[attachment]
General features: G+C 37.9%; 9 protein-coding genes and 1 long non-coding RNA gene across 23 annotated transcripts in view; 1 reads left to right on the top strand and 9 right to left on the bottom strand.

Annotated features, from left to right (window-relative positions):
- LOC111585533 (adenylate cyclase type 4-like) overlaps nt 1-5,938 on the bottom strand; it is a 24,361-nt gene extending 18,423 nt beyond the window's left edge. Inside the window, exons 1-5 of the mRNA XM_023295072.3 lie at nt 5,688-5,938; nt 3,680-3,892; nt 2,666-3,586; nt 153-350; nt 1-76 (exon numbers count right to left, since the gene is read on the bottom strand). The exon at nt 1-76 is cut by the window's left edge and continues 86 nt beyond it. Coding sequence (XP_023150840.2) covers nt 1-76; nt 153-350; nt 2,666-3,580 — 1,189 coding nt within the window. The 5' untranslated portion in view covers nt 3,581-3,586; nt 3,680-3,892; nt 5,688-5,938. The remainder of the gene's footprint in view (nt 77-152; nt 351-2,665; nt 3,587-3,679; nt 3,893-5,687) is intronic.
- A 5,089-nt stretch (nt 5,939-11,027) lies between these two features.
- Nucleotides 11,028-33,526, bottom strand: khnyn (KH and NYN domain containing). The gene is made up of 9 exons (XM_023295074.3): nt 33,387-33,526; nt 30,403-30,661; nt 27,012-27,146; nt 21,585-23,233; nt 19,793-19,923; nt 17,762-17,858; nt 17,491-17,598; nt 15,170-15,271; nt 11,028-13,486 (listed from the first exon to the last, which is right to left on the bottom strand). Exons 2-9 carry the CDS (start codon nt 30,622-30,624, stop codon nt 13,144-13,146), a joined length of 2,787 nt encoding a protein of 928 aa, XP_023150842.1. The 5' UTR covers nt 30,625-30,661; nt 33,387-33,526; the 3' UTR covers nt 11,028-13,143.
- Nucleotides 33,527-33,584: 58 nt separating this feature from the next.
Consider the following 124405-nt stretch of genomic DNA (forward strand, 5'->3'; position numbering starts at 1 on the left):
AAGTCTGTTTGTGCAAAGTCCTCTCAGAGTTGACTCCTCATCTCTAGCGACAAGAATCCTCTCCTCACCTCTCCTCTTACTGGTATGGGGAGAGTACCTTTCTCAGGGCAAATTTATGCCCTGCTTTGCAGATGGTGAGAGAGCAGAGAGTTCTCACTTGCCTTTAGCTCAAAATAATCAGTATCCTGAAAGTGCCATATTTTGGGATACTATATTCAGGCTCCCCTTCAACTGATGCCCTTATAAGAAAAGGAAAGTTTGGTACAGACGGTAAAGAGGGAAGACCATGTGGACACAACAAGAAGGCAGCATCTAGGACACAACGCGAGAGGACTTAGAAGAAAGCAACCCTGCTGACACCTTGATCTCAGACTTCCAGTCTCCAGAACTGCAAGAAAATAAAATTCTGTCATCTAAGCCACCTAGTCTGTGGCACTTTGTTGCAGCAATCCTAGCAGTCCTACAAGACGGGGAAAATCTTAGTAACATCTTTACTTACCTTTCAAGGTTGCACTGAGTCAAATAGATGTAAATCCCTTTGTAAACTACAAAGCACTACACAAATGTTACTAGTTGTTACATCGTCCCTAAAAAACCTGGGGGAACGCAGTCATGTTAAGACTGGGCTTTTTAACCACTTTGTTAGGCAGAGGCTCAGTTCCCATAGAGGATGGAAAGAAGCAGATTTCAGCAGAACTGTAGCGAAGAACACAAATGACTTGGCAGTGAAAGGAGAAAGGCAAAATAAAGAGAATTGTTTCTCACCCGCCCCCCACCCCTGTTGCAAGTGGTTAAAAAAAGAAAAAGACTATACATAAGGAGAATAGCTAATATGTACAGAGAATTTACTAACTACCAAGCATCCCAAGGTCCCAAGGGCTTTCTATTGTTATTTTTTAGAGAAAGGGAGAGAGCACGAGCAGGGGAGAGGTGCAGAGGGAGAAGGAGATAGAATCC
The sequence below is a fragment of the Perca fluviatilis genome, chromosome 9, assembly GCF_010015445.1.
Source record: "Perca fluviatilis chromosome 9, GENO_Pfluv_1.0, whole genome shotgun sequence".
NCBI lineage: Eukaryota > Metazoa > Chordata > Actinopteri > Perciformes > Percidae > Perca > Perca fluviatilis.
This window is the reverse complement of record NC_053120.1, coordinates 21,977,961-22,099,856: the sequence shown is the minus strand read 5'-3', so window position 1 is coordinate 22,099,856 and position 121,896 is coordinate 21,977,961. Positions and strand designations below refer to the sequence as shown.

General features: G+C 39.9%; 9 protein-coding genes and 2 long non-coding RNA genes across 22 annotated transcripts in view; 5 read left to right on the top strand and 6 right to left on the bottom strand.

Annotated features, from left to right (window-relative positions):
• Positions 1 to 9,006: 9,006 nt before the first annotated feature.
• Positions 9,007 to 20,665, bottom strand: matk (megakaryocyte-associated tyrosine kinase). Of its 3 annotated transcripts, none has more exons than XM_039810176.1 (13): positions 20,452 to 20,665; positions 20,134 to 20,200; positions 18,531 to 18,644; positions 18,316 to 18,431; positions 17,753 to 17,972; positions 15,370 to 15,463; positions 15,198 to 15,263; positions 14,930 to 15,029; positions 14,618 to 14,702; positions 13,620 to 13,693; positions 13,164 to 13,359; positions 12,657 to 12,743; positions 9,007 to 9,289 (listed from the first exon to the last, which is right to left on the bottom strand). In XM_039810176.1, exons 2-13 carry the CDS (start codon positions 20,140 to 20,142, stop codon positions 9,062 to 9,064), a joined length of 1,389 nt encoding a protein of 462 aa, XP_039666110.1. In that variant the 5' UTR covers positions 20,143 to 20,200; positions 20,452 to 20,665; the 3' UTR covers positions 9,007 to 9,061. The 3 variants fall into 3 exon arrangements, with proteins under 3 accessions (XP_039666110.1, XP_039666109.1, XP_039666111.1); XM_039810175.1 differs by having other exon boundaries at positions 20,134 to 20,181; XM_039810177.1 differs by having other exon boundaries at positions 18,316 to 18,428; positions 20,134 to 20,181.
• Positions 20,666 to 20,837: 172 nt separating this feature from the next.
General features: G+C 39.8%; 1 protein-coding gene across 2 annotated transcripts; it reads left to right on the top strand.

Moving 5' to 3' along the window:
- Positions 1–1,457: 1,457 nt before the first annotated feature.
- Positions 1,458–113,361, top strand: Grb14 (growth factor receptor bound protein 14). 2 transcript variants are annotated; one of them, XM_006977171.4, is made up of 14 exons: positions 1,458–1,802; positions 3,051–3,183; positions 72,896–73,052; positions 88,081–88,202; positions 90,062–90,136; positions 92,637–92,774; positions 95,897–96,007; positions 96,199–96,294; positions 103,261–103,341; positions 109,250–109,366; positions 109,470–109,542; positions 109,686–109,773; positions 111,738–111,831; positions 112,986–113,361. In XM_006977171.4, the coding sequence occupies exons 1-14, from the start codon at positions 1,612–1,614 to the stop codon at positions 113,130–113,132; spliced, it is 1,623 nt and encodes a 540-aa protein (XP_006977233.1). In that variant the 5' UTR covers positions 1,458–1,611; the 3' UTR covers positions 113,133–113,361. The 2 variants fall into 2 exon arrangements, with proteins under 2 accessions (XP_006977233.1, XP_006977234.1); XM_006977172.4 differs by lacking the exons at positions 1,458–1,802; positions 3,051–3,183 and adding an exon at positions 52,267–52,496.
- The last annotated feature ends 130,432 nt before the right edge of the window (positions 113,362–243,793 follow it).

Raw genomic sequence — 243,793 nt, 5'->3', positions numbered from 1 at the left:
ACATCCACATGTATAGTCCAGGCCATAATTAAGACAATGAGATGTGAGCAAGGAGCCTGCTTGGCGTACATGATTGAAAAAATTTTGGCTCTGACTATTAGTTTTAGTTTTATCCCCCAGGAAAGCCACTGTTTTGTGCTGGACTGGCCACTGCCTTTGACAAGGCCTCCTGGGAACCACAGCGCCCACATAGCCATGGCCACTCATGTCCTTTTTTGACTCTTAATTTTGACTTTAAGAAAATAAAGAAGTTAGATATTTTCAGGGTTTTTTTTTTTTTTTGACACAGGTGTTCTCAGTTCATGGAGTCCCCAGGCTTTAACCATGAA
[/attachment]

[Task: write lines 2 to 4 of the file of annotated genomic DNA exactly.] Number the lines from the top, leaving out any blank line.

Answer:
Annotated features, from left to right (window-relative positions):
- LOC111585533 (adenylate cyclase type 4-like) overlaps nt 1-5,938 on the bottom strand; it is a 24,361-nt gene extending 18,423 nt beyond the window's left edge. Inside the window, exons 1-5 of the mRNA XM_023295072.3 lie at nt 5,688-5,938; nt 3,680-3,892; nt 2,666-3,586; nt 153-350; nt 1-76 (exon numbers count right to left, since the gene is read on the bottom strand). The exon at nt 1-76 is cut by the window's left edge and continues 86 nt beyond it. Coding sequence (XP_023150840.2) covers nt 1-76; nt 153-350; nt 2,666-3,580 — 1,189 coding nt within the window. The 5' untranslated portion in view covers nt 3,581-3,586; nt 3,680-3,892; nt 5,688-5,938. The remainder of the gene's footprint in view (nt 77-152; nt 351-2,665; nt 3,587-3,679; nt 3,893-5,687) is intronic.
- A 5,089-nt stretch (nt 5,939-11,027) lies between these two features.